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COMMONWEALTH PENNSYLVANIA v. ALPHONSO FRANCIS ZABALA (01/18/80)

filed: January 18, 1980.

COMMONWEALTH OF PENNSYLVANIA
v.
ALPHONSO FRANCIS ZABALA, APPELLANT



No. 446 October Term, 1979, Appeal from the Order of the Court of Common Pleas of Chester County, No. 2125 Criminal Division, 1977.

COUNSEL

Janet W. Mason, Assistant Public Defender, West Chester, for appellant.

Lee Ruslander, Assistant District Attorney, West Chester, for Commonwealth, appellee.

Price, Wieand and Van der Voort, JJ.*fn*

Author: Price

[ 274 Pa. Super. Page 403]

In this appeal, we are asked to decide whether appellant's acquittal on a federal firearms charge bars his subsequent trial in the court of common pleas on state charges arising out of the same incident. For the following reasons we believe it does not, and we consequently affirm the order denying appellant's motion to quash the information.

The path of this litigation, and the factual background of the incident, may be traced as follows. At approximately 11:00 a. m. on January 27, 1977, an individual, later identified as appellant, knocked at the door of the Sarni residence located in North Coventry, Chester County. When Ms. Virginia Cole, an employee of the Sarnis, opened the door, appellant asked her for directions to the home of a Dr. Pentz. While Ms. Cole was responding, appellant pulled open the door and at gunpoint forced her back into the kitchen, where she was handcuffed and made to lie on the floor. While the house was being ransacked, another armed individual entered the kitchen, and Ms. Cole could also hear the voice of a third man in the house during the episode. She later provided police with a description of her assailant and identified appellant's picture from a photographic display. The latter was then apprehended.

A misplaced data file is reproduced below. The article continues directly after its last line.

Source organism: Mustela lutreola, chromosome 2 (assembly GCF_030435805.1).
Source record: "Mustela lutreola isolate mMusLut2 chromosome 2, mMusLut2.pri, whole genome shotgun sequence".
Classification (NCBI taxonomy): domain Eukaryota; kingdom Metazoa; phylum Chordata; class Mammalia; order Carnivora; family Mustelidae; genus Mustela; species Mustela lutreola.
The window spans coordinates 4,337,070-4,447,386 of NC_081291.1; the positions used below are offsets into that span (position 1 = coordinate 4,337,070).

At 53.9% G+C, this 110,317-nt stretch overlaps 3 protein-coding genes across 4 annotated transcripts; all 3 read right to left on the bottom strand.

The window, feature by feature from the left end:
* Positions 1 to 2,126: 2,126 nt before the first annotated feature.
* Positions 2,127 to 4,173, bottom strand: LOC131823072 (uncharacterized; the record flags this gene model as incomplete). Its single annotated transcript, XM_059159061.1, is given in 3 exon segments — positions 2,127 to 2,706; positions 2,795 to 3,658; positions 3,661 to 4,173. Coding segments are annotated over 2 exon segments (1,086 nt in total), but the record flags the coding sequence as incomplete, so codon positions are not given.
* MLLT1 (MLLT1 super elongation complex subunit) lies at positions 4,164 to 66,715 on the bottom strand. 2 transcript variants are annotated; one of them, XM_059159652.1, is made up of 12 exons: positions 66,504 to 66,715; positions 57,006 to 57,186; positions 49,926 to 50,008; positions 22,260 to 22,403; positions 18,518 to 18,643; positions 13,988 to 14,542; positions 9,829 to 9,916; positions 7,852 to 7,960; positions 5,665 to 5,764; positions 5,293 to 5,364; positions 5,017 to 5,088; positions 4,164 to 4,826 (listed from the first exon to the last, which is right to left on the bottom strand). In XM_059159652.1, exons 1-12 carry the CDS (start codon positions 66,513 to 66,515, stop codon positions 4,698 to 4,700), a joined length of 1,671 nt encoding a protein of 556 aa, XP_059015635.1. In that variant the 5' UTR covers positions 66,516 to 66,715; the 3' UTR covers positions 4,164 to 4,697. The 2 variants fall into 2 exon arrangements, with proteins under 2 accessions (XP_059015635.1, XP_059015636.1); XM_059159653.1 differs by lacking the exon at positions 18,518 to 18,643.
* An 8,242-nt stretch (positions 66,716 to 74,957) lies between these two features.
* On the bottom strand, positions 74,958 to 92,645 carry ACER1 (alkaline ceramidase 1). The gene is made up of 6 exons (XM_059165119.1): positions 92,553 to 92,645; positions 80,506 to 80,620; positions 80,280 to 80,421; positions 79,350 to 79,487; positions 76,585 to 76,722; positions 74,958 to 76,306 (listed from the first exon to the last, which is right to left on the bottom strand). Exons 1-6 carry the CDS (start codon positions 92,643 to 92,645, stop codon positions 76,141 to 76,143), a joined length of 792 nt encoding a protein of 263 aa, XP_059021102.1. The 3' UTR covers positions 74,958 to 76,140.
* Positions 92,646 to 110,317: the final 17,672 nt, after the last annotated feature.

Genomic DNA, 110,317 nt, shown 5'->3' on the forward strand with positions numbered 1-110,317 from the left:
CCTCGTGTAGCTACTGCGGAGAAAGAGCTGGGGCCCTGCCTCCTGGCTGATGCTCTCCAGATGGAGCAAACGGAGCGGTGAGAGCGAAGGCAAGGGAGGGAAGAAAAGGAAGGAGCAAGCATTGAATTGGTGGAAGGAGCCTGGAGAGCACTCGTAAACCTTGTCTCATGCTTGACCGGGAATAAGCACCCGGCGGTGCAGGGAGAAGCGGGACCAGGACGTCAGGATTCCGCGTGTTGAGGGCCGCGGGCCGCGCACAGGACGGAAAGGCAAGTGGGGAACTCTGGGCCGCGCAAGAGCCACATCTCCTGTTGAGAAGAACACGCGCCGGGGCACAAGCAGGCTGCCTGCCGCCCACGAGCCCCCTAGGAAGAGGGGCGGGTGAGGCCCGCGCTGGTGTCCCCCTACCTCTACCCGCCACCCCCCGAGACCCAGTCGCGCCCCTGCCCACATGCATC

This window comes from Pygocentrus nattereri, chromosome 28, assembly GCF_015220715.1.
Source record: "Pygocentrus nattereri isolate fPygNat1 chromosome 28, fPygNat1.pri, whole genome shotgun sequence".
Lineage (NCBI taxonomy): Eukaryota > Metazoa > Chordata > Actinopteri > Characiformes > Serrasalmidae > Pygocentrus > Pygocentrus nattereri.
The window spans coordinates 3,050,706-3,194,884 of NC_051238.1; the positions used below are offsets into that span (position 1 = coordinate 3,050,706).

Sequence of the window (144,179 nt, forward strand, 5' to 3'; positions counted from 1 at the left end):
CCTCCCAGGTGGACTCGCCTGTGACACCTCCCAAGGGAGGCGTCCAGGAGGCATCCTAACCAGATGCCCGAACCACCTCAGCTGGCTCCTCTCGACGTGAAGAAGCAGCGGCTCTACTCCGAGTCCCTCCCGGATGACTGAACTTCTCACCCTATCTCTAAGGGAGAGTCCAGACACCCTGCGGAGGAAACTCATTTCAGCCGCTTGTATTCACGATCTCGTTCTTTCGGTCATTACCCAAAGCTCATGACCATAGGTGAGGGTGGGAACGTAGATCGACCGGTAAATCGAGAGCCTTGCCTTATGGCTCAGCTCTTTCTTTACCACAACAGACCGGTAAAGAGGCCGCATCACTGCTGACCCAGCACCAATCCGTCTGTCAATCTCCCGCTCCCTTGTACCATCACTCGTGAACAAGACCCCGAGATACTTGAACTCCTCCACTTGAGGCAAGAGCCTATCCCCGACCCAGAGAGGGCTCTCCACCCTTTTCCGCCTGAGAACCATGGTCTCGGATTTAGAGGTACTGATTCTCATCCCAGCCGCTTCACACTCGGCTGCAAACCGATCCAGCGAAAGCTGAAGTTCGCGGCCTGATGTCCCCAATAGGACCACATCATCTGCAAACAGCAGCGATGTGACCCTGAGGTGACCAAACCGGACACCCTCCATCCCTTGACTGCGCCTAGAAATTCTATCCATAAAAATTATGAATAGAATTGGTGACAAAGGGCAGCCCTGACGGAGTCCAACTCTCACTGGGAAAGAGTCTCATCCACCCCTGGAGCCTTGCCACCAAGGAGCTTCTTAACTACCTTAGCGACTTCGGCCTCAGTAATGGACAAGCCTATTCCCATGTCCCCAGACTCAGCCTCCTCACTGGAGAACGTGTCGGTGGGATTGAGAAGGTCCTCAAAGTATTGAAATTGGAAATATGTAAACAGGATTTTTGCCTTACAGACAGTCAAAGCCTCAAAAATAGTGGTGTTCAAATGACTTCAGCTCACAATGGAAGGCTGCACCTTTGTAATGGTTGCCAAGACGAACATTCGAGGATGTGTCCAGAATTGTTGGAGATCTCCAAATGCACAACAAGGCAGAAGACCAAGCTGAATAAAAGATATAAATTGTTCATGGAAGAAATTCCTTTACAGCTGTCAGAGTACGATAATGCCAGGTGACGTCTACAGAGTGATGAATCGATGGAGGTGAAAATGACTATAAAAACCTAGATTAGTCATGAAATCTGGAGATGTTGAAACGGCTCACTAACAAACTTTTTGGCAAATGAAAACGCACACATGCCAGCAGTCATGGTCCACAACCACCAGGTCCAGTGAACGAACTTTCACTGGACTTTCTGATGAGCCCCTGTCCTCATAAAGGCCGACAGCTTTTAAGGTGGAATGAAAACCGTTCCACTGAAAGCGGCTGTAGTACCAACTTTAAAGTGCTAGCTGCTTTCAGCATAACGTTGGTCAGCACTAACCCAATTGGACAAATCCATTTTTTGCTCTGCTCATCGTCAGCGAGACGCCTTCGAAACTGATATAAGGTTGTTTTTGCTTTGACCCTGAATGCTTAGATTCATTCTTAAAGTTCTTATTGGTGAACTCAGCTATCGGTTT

On August 17, 1977, an indictment was filed in the United States District Court for the Eastern District of Pennsylvania charging appellant with a violation of Title 18 U.S.C.App. § 1202(a)(1) (former felon not to possess firearm).*fn1 Pursuant to a jury trial commenced on November 7, 1977, he was found not guilty of that charge. On September 23, 1977, a complaint was filed against appellant and he was

[ 274 Pa. Super. Page 404]

    subsequently held for court under the following charges: robbery,*fn2 theft by unlawful taking or disposition,*fn3 terroristic threats,*fn4 recklessly endangering another person,*fn5 simple assault,*fn6 receiving stolen property,*fn7 and criminal conspiracy.*fn8 A jury trial commenced on March 6, 1978, and was terminated in a mistrial eight days later when the jury reported that it was hopelessly deadlocked. Prior to the scheduled retrial, appellant filed on January 5, 1979, an application to quash the information based on an alleged violation of the double jeopardy clause of the United States Constitution. That application was denied, and this appeal followed.

The fifth amendment to the United States Constitution provides that "[n]o person shall . . . be subject for the same offense to be twice put in jeopardy of life or limb . . ." In Benton v. Maryland, 395 U.S. 784, 89 S.Ct. 2056, 23 L.Ed.2d 707 (1969), the United States Supreme Court held that this constitutional protection against double jeopardy was applicable to the states through the fourteenth amendment. Shortly afterward, our supreme court in Commonwealth v. Mills, 447 Pa. 163, 286 A.2d 638 (1971), entered into an extensive analysis of the considerations involved in reconciling the double jeopardy clause with the dual sovereignty doctrine developed in United States v. Lanza, 260 U.S. 377, 43 S.Ct. 141, 67 L.Ed. 314 (1922).*fn9 It there recognized

[ 274 Pa. Super. Page 405]

    that the disparate interests inherent in these two concepts must be balanced -- on the one side, the interests of the two sovereigns, federal and state, and on the other, the interests of the individual to be free from twice being prosecuted and punished for the same offense. Commonwealth v. Mills, supra, 447 Pa. at 169, 286 A.2d at ...


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